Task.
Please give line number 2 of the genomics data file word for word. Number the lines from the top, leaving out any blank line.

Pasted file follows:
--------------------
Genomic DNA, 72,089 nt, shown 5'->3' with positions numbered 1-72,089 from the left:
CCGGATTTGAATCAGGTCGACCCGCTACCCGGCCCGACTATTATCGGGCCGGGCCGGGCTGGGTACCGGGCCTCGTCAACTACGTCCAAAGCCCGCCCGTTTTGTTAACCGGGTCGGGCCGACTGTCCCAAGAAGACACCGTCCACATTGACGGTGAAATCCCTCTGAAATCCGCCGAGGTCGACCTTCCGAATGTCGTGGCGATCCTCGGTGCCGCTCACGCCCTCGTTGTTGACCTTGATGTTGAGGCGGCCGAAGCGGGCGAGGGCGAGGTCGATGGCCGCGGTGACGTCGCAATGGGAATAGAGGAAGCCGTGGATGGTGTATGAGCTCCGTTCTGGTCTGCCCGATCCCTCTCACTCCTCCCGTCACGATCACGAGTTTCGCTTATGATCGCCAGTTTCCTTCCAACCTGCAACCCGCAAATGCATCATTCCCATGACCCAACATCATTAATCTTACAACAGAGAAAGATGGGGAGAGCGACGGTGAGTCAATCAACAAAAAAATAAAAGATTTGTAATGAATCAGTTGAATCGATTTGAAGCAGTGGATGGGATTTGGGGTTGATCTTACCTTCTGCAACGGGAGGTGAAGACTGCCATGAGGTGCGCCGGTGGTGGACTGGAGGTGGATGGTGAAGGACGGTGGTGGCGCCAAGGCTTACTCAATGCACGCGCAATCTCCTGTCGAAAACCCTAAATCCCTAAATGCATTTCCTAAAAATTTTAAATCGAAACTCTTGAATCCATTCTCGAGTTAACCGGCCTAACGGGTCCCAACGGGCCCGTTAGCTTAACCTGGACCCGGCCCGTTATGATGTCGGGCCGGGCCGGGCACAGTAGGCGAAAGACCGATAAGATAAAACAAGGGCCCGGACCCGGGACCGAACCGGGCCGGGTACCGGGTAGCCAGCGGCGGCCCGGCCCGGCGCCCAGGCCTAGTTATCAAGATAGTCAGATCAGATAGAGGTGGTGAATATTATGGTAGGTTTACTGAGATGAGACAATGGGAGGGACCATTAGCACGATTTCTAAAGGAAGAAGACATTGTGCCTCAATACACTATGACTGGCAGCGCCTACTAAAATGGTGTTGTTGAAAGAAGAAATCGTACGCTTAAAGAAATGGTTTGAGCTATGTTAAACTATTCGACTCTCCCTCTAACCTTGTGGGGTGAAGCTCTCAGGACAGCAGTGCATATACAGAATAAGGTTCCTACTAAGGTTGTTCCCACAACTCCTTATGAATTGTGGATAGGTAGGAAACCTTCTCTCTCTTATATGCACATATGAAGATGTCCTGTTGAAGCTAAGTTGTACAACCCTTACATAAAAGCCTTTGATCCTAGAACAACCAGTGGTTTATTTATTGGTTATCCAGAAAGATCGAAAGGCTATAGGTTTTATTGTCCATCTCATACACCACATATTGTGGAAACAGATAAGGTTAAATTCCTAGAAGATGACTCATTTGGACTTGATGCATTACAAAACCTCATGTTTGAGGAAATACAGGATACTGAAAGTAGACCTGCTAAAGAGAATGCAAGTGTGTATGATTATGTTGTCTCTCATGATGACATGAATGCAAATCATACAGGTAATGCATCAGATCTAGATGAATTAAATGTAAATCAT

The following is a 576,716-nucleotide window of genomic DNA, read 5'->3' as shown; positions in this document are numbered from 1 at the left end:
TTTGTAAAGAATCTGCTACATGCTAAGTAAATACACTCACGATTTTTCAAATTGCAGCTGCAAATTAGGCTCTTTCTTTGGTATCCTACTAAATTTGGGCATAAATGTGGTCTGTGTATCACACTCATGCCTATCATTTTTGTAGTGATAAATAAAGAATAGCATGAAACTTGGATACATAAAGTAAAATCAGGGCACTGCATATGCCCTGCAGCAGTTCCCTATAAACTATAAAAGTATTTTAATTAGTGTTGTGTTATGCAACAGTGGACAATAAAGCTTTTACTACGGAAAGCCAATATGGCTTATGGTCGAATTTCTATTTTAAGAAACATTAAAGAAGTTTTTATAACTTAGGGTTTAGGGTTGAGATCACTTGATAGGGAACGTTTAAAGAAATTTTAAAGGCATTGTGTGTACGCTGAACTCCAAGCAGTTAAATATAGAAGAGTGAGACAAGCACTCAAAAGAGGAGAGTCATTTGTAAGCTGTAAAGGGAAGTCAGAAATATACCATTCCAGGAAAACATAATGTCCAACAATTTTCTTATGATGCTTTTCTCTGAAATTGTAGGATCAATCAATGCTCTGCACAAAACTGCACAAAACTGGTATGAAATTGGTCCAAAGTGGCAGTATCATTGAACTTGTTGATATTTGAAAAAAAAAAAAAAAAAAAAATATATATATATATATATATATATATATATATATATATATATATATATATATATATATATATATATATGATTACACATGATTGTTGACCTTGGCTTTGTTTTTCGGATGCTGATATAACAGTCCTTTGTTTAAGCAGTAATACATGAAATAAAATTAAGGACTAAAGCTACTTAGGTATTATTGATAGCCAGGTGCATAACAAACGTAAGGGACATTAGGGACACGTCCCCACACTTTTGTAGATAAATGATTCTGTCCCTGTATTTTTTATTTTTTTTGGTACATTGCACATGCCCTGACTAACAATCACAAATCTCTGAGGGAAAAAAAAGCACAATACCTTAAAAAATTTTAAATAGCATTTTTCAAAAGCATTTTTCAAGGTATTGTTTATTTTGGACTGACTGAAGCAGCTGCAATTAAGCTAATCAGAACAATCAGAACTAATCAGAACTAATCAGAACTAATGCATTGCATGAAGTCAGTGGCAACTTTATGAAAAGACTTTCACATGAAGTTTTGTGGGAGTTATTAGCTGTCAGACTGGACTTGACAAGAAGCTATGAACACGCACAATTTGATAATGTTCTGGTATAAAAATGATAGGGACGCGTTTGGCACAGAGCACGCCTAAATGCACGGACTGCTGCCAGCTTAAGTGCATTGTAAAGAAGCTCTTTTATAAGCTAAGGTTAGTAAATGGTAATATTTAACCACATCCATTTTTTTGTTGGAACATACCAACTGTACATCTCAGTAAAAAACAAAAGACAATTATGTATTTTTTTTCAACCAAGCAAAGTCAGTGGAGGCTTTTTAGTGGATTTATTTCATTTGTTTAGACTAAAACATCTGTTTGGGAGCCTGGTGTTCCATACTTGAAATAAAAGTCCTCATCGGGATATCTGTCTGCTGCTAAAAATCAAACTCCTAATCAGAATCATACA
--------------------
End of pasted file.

CCGGATTTGAATCAGGTCGACCCGCTACCCGGCCCGACTATTATCGGGCCGGGCCGGGCTGGGTACCGGGCCTCGTCAACTACGTCCAAAGCCCGCCCGTTTTGTTAACCGGGTCGGGCCGACTGTCCCAAGAAGACACCGTCCACATTGACGGTGAAATCCCTCTGAAATCCGCCGAGGTCGACCTTCCGAATGTCGTGGCGATCCTCGGTGCCGCTCACGCCCTCGTTGTTGACCTTGATGTTGAGGCGGCCGAAGCGGGCGAGGGCGAGGTCGATGGCCGCGGTGACGTCGCAATGGGAATAGAGGAAGCCGTGGATGGTGTATGAGCTCCGTTCTGGTCTGCCCGATCCCTCTCACTCCTCCCGTCACGATCACGAGTTTCGCTTATGATCGCCAGTTTCCTTCCAACCTGCAACCCGCAAATGCATCATTCCCATGACCCAACATCATTAATCTTACAACAGAGAAAGATGGGGAGAGCGACGGTGAGTCAATCAACAAAAAAATAAAAGATTTGTAATGAATCAGTTGAATCGATTTGAAGCAGTGGATGGGATTTGGGGTTGATCTTACCTTCTGCAACGGGAGGTGAAGACTGCCATGAGGTGCGCCGGTGGTGGACTGGAGGTGGATGGTGAAGGACGGTGGTGGCGCCAAGGCTTACTCAATGCACGCGCAATCTCCTGTCGAAAACCCTAAATCCCTAAATGCATTTCCTAAAAATTTTAAATCGAAACTCTTGAATCCATTCTCGAGTTAACCGGCCTAACGGGTCCCAACGGGCCCGTTAGCTTAACCTGGACCCGGCCCGTTATGATGTCGGGCCGGGCCGGGCACAGTAGGCGAAAGACCGATAAGATAAAACAAGGGCCCGGACCCGGGACCGAACCGGGCCGGGTACCGGGTAGCCAGCGGCGGCCCGGCCCGGCGCCCAGGCCTAGTTATCAAGATAGTCAGATCAGATAGAGGTGGTGAATATTATGGTAGGTTTACTGAGATGAGACAATGGGAGGGACCATTAGCACGATTTCTAAAGGAAGAAGACATTGTGCCTCAATACACTATGACTGGCAGCGCCTACTAAAATGGTGTTGTTGAAAGAAGAAATCGTACGCTTAAAGAAATGGTTTGAGCTATGTTAAACTATTCGACTCTCCCTCTAACCTTGTGGGGTGAAGCTCTCAGGACAGCAGTGCATATACAGAATAAGGTTCCTACTAAGGTTGTTCCCACAACTCCTTATGAATTGTGGATAGGTAGGAAACCTTCTCTCTCTTATATGCACATATGAAGATGTCCTGTTGAAGCTAAGTTGTACAACCCTTACATAAAAGCCTTTGATCCTAGAACAACCAGTGGTTTATTTATTGGTTATCCAGAAAGATCGAAAGGCTATAGGTTTTATTGTCCATCTCATACACCACATATTGTGGAAACAGATAAGGTTAAATTCCTAGAAGATGACTCATTTGGACTTGATGCATTACAAAACCTCATGTTTGAGGAAATACAGGATACTGAAAGTAGACCTGCTAAAGAGAATGCAAGTGTGTATGATTATGTTGTCTCTCATGATGACATGAATGCAAATCATACAGGTAATGCATCAGATCTAGATGAATTAAATGTAAATCAT